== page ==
Trump store opens in heart of contested Philadelphia suburbs

Politics

In this Thursday, Feb. 13, 2020, photo, a man walks to The Trump Store in Bensalem, Pa. The shop selling President Donald Trump-themed merchandise in a strip mall in suburban Philadelphia has emerged as a magnet for the president’s backers and a reflection of Pennsylvania’s status as a political battleground this year. (AP Photo/Matt Slocum)

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BENSALEM, Pa. (AP) — A shop selling President Donald Trump-themed merchandise in a suburban Philadelphia strip mall has emerged as a magnet for the president’s backers and a reflection of Pennsylvania’s status as a political battleground this year.

The Trump Store in Bensalem specializes in gear fit for the president’s biggest fans — T-shirts promoting a border wall, hats, beanies, mugs with his cartoon face, even an inflatable innertube with Trump’s head flashing two thumbs up. On a recent weekday afternoon, it did steady business over about three hours, with two to three customers continually streaming in and out.

The town is on a political fault line, tilting slightly Democratic in recent presidential elections, though Trump improved the GOP’s fortunes in 2016 over Republicans’ 2012 performance. Experts are watching the region as a key to the presidential race. In fact, Trump is slated to hold a town hall in Scranton on Thursday evening, about two hours from Bensalem.

Mike Domanico, the shop’s owner, is a former general contractor who got into the T-shirt business in 2017, when he noticed that the 10 or so Trump shirts he offered for sale at car shows sold out fast. Domanico, 60, himself a Trump backer who said he’s been following him since the 1980s, opened a kiosk in a nearby mall before expanding to the store early this year.

The shop does about 350 sales a day, with the average customer spending about $60, according to Domanico. The top sellers are two T-shirts, he said: one that has the president’s signature in gold above a brick wall and says, “Border Wall Construction Co.” The phrases “Build the Wall” and “Deport Them All” are printed underneath.

The other alludes to former President Barack Obama, saying, “Trump 45 Because the 44 didn’t work for 8 years.” The shirt has a golden gun on it, an apparent pun of .45-caliber and .44-caliber handguns.

“People that love Trump, they really love him,” Domanico said. “They want to wear the hats, the shirts, bumper stickers and mugs. They want to show their support. I think that’s what it’s all about.”

The president’s signature red caps, though, aren’t in the lineup. Domanico said he wouldn’t stock Make America Great Again or Keep America Great merchandise because of a trademark the Trump campaign holds on those slogans.

Political paraphernalia and candidate-specific merchandise is nothing new. The current crop of Democratic candidates offer merchandise for sale on their websites. In 2008, a poster depicting Barack Obama and the word “HOPE” came to symbolize his presidential campaign and was highly circulated.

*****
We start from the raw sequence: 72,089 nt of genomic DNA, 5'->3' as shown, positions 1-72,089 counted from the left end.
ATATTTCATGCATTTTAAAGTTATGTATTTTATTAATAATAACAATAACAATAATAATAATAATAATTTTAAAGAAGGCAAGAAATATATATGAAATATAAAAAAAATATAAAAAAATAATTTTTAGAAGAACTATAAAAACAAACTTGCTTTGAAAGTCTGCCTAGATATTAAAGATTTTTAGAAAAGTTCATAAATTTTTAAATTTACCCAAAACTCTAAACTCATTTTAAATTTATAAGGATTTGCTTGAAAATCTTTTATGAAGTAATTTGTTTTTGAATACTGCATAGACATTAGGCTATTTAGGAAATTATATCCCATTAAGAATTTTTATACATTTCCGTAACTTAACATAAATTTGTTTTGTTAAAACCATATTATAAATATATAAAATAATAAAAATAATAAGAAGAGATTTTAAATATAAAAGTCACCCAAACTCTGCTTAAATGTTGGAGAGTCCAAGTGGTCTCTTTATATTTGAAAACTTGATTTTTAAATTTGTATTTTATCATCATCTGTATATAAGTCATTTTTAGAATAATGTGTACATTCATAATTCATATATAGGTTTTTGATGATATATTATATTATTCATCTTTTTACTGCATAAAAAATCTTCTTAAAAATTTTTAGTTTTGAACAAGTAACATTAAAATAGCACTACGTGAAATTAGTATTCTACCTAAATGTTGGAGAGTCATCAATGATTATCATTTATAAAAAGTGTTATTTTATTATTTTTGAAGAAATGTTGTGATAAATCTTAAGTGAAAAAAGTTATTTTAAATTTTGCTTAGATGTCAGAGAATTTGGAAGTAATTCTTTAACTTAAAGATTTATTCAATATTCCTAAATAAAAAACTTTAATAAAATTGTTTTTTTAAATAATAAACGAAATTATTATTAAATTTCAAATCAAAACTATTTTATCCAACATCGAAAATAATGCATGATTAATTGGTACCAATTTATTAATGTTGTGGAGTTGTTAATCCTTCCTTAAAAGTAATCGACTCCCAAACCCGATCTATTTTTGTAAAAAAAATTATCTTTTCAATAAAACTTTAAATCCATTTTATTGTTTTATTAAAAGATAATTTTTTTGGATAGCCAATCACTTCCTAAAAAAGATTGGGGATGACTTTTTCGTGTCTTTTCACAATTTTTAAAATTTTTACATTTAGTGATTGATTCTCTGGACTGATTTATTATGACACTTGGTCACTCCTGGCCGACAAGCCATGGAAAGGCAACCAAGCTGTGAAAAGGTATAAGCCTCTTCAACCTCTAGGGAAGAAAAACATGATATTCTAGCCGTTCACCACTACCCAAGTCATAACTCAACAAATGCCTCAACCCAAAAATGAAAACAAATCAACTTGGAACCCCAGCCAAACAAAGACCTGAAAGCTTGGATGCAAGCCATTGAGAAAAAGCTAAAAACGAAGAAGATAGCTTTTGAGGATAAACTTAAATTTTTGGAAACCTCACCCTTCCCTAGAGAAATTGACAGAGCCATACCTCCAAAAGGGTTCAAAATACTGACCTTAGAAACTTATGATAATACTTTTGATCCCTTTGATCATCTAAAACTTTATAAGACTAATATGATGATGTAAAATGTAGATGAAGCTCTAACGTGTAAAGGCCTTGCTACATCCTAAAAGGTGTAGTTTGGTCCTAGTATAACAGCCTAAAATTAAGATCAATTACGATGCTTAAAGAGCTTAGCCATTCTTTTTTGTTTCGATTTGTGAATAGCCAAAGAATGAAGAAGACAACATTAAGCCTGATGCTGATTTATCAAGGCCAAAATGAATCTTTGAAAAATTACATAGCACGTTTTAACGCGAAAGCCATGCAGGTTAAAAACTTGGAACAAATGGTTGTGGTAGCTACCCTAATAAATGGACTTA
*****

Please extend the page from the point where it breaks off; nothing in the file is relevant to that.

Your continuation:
But Chris Borick, a political science professor and the director of Muhlenberg College’s Institute of Public Opinion, notes something different about the demand for Trump gear.

“It’s the president’s standard approach to say stuff that’s over the top. He revels in it, and I believe a number of his supporters feel the same. They’re juiced to be able to actually find ways to do that. You see the flags on houses and big signs, hand-painted signs, all part of that showy image,” he said. “There’s not a showman better than Donald Trump and folks like to be part of the game.”

Jim Smith, 56, is a tractor-trailer driver who recently moved to Hazelton, Pennsylvania, though he was a lifelong Bensalem resident before that. He was making his second visit to the shop recently to stock up on T-shirts. For him, they are a way to grab people’s attention.

Smith said he plans to give them out to people who “are sitting on the fence” politically. “It’s a conversation starter,” he said.

Dave Russell, 75, and Ron Soto, 82, both of Levittown, Pennsylvania, stopped by the store to buy a couple of shirts. Russell said he was pleasantly surprised to find there was enough demand to support a shop.

Russell, an Air Force veteran who retired from construction, said he came out to buy a “Veterans for Trump” shirt to show his support. He said Trump was the only president he remembered keeping promises.

“The politicians would tell you they’re going to do this, they’re going to do this, they’re going to do this. And then they get into office and the first thing they would do is tell you why they couldn’t keep the promises they made,” he said.

The shop sits in a strip mall, about 20 miles from downtown Philadelphia, along a busy road between a Guatemalan bakery and a travel agency. A worker at the bakery declined to discuss the shop, but Anu Mathew, who works at the agency called Riya the travel expert, said the shop seems to have increased foot traffic and has been good for his business as well.

Bensalem, in Bucks County, voted for the Democrat in the last two presidential elections despite Republicans’ cutting into Democrats’ margins. Trump won Pennsylvania over Hillary Clinton by less than 1 percentage point in 2016. The county’s voting record in 2012 and 2016 reflects Bensalem’s; but despite swinging for the Democrat in the presidential, Bucks voters went with the GOP for the U.S. House in 2012 and 2016.

Both Democrats and Republicans view Bucks as heavily in play in 2020, according to Borick.

“If you’re Donald Trump and you can perform well in a place like Bucks County, you’re probably going to win Pennsylvania,” he said.

Copyright 2020 The Associated Press. All rights reserved. This material may not be published, broadcast, rewritten or redistributed.

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